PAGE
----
Description/Abstract: As the discipline of conservation biology evolves and practitioners grow increasingly concerned about how to put results into achievable conservation, it is still unclear the extent to which science drives conservation outcomes, especially across rural landscapes. This paper examines the role of science in the protection of a biological corridor for the pronghorn (Antilocapra americana) of the southern Greater Yellowstone Ecosystem.
Journal/Source: Conservation Biology
Full Citation: Berger, J. and S.L. Cain. (2014). “Moving beyond science to protect a mammalian migration corridor.” Conservation Biology 28(5): 1142-1150.
PUMA CONCOLOR COUGUAR IN THE ADIRONDACK PARK, Resident and Visitor Perspectives
Author(s): Eliza McGovern and Heidi Kretser
Year: 2014
Description/Abstract: Technical paper reporting on results of a human dimensions study designed to provide a preliminary understanding of Adirondack residents’ and visitors’ perceptions of possible natural recolonization of mountain lions in northern New York.
Journal/Source: WCS Technical Paper number 5
Publisher: WCS
Full Citation: "McGovern, E. B. and H. E. Kretser. 2014. Puma concolor couguar in the Adirondack Park: resident and visitor perspectives. Wildlife Conservation Society, Adirondack Program Technical Paper #5."
US20 Road Ecology Report
Author(s): Alyson M. Andreasen, Renee G. Seidler, Shane Roberts, Hollie Miyasa-ki, Pete Zager, Mark Hurley, Scott Bergen, Daryl Meints, Paul Atwood, Joel Berger, Tim Cramer, and Jon P. Beckmann
Year: 2014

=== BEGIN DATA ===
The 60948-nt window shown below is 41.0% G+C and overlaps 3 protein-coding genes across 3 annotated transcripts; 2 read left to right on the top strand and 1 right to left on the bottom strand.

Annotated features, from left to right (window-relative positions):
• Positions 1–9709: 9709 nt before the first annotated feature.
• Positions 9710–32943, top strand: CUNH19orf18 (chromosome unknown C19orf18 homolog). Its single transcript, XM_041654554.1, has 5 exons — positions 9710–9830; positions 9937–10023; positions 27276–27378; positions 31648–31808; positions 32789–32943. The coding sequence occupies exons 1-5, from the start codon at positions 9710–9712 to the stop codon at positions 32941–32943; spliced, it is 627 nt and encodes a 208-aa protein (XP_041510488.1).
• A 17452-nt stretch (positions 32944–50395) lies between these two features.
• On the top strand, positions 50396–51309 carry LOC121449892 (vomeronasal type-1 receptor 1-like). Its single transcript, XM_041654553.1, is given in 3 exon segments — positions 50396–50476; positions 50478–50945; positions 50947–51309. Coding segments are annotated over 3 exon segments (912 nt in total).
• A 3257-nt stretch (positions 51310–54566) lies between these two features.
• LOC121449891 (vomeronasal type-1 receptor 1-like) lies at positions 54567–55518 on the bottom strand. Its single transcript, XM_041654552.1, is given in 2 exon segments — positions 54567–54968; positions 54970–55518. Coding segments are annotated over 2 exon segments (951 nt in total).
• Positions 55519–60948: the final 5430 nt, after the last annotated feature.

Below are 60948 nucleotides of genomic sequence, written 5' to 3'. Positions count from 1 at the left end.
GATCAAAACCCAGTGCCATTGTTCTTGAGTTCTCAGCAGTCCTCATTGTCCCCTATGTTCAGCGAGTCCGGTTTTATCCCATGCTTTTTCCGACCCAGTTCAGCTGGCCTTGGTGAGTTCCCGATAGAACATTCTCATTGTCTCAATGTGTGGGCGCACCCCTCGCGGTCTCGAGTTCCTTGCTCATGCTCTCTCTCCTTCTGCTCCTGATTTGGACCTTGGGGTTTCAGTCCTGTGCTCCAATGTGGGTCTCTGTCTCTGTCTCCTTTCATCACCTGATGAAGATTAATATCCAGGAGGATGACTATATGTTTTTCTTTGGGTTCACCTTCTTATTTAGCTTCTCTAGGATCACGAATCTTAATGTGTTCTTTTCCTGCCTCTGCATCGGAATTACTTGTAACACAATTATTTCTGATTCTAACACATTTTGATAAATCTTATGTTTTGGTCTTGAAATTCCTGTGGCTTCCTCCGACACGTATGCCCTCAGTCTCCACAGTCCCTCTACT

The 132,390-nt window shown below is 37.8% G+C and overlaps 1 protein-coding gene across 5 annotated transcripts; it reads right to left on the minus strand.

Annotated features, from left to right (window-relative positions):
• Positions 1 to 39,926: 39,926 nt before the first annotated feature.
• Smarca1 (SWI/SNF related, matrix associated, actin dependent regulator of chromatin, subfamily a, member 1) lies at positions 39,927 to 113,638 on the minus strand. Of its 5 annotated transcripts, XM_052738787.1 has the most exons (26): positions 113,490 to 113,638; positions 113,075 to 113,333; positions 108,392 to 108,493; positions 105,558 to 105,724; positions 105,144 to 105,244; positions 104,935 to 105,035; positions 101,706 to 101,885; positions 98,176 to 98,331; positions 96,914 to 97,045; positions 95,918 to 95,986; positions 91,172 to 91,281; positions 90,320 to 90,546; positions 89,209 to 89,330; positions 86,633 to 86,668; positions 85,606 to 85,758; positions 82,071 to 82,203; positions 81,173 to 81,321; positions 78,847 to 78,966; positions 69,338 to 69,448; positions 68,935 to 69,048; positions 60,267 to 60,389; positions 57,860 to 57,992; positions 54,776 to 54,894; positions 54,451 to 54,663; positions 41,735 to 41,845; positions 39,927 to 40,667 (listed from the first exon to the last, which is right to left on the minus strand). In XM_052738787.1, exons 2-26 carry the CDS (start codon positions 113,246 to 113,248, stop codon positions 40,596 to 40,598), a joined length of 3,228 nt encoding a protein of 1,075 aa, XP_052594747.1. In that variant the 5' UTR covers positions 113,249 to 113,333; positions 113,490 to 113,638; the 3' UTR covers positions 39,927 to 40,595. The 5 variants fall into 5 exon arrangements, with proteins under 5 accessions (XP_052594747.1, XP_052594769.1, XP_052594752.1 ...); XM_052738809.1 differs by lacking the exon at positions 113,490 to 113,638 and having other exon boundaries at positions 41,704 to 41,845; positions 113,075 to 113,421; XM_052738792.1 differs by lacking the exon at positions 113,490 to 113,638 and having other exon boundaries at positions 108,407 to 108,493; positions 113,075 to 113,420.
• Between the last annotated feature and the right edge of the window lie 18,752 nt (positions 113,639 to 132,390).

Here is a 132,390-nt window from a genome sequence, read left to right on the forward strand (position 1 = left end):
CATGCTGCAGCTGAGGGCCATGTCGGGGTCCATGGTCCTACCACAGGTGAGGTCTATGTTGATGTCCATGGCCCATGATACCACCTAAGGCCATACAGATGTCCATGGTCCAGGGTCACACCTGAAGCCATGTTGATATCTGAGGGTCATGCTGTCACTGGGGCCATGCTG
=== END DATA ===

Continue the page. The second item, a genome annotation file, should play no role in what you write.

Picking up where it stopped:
Full Citation: Andreasen, A. M., R. G. Seidler, S. Roberts, H. Miyasaki, P. Zager, M. Hurley, S. Ber-gen, D. Meints, P. Atwood, J. Berger, T. Cramer, and Jon P. Beckmann. 2014. US 20, Island Park wildlife collision study: an examination of road ecology in the Island Park Caldera, elk and moose migrations across US Highway 20— Final Report. Wildlife Conservation Society, Idaho Transportation Department, and Idaho Department of Fish and Game. Pp.
Assessment and Planning for Ecological Connectivity - A Practicle Guide
Author(s): Keith Aune, Paul Beier, Jodi Hilty & Fraser Shilling
Year: 2011
Description/Abstract: A synthesis of current knowledge based on experts views expressed in a WCS workshop, April, 2009 and a review of current literature.This report provides a practical guide for designing assessment projects and implementing conservation plans to advance connectivity conservation.
Publisher: Wildlife Conservation Society
Full Citation: Aune, K., Beier, P., Hilty, J. and Shilling, F., 2011. Assessment and Planning for Ecological Connectivity. Wildlife Conservation Society. pp 78.
Make Room for Wildlife. A Resource for Local Planners and Communities in the Tug Hill Region.
Author(s): Leslie Karasin, Michale Glennon, Heidi Kretser
Year: 2010
Description/Abstract: An illustrated, full-color brochure to help land use planners and communities in the Tug Hill Region plan for development in ways that respect, maintain, and enhance wildlife habitat.
Journal/Source: WCS publication
Publisher: WCS
Full Citation: Make Room for Wildlife: A Resource for Local Planners and Communities in the Tug Hill Region. 2010. Wildlife Conservation Society Adirondack Program.
Protecting Wildlife Connectivity Through Land Use Planning - Best Management Practices and the Role of Conservation Development.
Author(s): Zoe Smith, Michale Glennon, Heidi Kretser, Leslie Karasin, Sarah Reed
Year: 2013
Description/Abstract: This technical paper examines the use and application of Conservation Development in land use planning in the northeast, and reviews best management practices for ecologically-sensitive land use planning. The first chapter reviews the adoption of Conservation Development (CD) ordinances in this area; the second chapter highlights case studies of communities with CD ordinances in place; and the third chapter focuses on best management practices for protecting habitat and wildlife connectivity.
Journal/Source: Adirondack Program Technical Paper No. 4
Publisher: WCS
Full Citation: Smith, Z. P., M. Glennon, L. Karasin, S. Reed and H. Kretser, eds. 2012. Protecting Wildlife Connectivity Through Land Use Planning: Best Management Practices and the Role of Conservation Development. Wildlife Conservation Society, Adirondack Program Technical Paper #4.